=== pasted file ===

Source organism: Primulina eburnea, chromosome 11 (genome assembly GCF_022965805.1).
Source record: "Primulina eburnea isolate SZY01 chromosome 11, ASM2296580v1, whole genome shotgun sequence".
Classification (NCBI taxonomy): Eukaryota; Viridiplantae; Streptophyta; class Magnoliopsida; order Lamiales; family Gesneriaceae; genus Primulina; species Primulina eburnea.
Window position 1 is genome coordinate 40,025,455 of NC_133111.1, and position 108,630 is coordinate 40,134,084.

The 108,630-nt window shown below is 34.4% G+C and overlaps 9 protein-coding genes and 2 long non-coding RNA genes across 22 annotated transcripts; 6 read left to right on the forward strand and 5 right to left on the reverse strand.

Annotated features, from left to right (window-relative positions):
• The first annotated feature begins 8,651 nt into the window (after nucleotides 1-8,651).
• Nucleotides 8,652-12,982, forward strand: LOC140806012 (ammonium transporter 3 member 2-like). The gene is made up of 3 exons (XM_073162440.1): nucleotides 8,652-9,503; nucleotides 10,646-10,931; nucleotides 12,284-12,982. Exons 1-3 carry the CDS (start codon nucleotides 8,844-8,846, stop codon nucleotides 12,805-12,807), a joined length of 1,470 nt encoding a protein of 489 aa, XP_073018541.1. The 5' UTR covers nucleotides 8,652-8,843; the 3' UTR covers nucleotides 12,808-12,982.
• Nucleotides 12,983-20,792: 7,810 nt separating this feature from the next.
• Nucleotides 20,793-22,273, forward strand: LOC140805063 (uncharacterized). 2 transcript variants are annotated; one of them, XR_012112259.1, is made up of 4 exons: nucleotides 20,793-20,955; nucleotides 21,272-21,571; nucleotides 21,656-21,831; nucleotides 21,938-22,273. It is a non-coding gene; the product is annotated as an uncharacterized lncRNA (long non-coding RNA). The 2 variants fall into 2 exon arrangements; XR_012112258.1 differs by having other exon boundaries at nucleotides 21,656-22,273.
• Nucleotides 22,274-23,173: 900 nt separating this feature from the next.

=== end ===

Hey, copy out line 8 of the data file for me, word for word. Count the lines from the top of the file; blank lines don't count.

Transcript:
• Nucleotides 8,652-12,982, forward strand: LOC140806012 (ammonium transporter 3 member 2-like). The gene is made up of 3 exons (XM_073162440.1): nucleotides 8,652-9,503; nucleotides 10,646-10,931; nucleotides 12,284-12,982. Exons 1-3 carry the CDS (start codon nucleotides 8,844-8,846, stop codon nucleotides 12,805-12,807), a joined length of 1,470 nt encoding a protein of 489 aa, XP_073018541.1. The 5' UTR covers nucleotides 8,652-8,843; the 3' UTR covers nucleotides 12,808-12,982.